When and where

October or November is the optimum time for planting out a plum tree, although you can (if you’re brave) plant out at any time from late Autumn through to early Spring. A moist location in full sun is ideal for plum trees – they need warmth and plenty of light. Avoid areas which retain frost – if your garden is cooler you would be well advised to choose a later flowering variety. Growing fruit uses a lot of energy, and plum trees get a large part of their energy from the sun
 A good draining soil is needed. Don’t forget that if your tree is not self-pollinating you will need to plant a pair of trees.

How to plant

If you have a relatively small space for growing your fruit trees, choose a half-size or small variety which you can train against a wall. First of all, soak the roots. Then use a spade to dig a hole which needs to be at least a third wider than the roots, though no deeper; fork over the soil at the bottom of the hole. You’ll need to stake the tree out, placing a stake next to the root before filling in with soil, mounding towards the base of the tree. Keep the joint and the grafted part of the tree at least 5 cm above the soil level. Firm the soil down gently with your feet, and water in thoroughly. Keep the tree watered until it has established itself in location. Feed regularly. If you are planting your tree to grow against a wall, plant it around 15 to 20 cm away. Water plum trees thoroughly without water-logging them. Spread fertiliser around the tree, up to 15 cm of the trunk – do this in the early spring.

Prune properly. Cutting out dead or closely growing branches is essential for proper tree growth and to encourage fruiting. Pruning should be done in the fall, after the fruit has been harvested. New blossoms, which are the starting point for fruit, occur each spring, so that's a bad time to prune, unless you want to encourage fewer, but larger fruits. In general, try to keep the tree canopy open enough to let that important sun light in. Check with a gardening manual or arborist for details on which branches to cut and how.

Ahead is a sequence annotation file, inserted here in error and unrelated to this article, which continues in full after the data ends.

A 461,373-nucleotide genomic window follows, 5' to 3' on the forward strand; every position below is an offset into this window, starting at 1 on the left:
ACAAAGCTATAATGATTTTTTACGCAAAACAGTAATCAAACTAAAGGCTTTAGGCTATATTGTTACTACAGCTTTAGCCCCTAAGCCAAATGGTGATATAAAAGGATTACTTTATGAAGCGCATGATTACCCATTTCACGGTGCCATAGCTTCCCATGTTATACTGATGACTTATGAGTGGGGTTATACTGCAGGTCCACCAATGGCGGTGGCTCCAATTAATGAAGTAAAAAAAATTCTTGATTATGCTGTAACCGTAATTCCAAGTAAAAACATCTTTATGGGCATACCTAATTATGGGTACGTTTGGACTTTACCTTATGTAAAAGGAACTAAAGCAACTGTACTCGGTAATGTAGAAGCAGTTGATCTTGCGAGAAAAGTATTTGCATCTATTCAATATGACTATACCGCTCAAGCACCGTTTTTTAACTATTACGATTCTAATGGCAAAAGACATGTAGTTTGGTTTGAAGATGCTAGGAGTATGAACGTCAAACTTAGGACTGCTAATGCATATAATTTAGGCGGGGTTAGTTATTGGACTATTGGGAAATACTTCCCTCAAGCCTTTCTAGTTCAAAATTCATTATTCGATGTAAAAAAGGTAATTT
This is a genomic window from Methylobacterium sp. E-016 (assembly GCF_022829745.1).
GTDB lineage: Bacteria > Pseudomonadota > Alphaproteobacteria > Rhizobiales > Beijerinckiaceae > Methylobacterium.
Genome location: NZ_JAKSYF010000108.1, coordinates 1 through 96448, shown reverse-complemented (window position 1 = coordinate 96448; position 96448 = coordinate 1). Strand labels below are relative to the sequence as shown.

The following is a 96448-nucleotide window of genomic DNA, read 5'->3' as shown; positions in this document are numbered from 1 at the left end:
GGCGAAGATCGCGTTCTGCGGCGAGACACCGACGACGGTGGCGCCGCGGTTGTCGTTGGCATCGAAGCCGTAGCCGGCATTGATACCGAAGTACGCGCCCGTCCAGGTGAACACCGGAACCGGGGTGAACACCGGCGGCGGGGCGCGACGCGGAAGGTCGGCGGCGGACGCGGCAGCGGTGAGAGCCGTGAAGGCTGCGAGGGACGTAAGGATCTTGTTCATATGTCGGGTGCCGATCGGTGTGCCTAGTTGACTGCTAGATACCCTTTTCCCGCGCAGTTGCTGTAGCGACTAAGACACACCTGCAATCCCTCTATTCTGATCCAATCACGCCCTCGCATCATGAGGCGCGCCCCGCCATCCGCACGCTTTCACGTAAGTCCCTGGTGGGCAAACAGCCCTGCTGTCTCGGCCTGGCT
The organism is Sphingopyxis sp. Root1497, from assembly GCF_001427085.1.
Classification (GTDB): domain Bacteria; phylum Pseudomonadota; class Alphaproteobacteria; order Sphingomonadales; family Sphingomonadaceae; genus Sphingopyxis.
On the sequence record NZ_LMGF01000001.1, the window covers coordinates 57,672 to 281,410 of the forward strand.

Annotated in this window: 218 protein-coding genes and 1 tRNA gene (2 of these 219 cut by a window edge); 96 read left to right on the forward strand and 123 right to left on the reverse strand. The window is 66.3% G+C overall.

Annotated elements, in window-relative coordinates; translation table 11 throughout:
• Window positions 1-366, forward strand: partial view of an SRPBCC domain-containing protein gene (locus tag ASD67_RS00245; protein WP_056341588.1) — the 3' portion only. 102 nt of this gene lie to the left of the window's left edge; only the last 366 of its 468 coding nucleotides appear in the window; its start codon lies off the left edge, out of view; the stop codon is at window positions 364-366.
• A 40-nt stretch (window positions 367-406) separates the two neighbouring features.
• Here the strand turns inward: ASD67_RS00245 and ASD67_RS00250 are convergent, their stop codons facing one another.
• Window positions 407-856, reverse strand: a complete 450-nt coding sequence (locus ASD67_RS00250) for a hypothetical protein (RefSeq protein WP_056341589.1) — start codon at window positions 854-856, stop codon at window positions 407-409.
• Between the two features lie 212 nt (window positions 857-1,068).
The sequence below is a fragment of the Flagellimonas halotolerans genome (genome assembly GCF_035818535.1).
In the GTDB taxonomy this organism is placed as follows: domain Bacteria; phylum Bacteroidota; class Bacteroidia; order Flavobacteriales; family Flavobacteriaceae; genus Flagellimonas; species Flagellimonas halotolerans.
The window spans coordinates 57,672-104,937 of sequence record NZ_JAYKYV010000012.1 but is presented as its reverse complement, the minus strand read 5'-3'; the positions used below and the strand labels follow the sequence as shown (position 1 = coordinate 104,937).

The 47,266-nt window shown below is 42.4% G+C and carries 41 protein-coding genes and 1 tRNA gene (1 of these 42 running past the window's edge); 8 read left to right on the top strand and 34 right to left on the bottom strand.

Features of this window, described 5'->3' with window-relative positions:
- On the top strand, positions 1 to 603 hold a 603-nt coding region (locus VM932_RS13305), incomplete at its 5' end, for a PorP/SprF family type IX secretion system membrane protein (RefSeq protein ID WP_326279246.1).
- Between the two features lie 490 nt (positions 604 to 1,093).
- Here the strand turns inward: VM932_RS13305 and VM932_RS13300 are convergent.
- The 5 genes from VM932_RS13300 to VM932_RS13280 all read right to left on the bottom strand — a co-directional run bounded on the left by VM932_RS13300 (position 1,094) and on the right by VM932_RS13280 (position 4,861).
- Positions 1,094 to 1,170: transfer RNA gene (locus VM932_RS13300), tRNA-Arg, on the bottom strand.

Feed those trees. In addition to light and water, fruit trees need food to produce lots of juicy fruit. Using a root feeder in the spring once the buds have started to show can direct nutrition to the roots where it is quickly absorbed. Otherwise, use a fruit tree fertilizer that is soluble in water and can be applied with a hose-end sprayer to the soil around the tree and out to the drip line. (That's about where the shade falls under a tree. Feed again after the tree blooms, and then when it starts to set fruit. Apply fertilizer once more when the fruit is about half the harvest size.

Remember to water. Plum trees are stressed enough just producing their loads of fruit each year. Regular spring rains should get them off to a good start, but in dry conditions, you will need to water. Let a slow-running hose slowly soak the soil or use a root feeder, but without fertilizer. Trees need watering every seven to 10 days if no rain falls during that period. If the leaves curl up and turn brown, it's nearly past time to water, so be observant if you want good fruit.


Blast the bugs. Insects can attack plum trees and leave them in poor health for producing fruit. To help prevent infestations, use dormant oil spray at the beginning of winter and in the early spring. This can be purchased at most garden supply stores and applied with a hose-end sprayer. For insects during the growing season, apply a food-safe pesticide spray, following application directions. Remember to always wash plums before eating. During the growing season you can use a lighter summer oil, and also protect from moths by applying a grease band at 50 cm above soil level. This is a sticky paper which will stop wingless moths from reaching up into the branches where they will mate and leave caterpillars to eat leaves and fruit.

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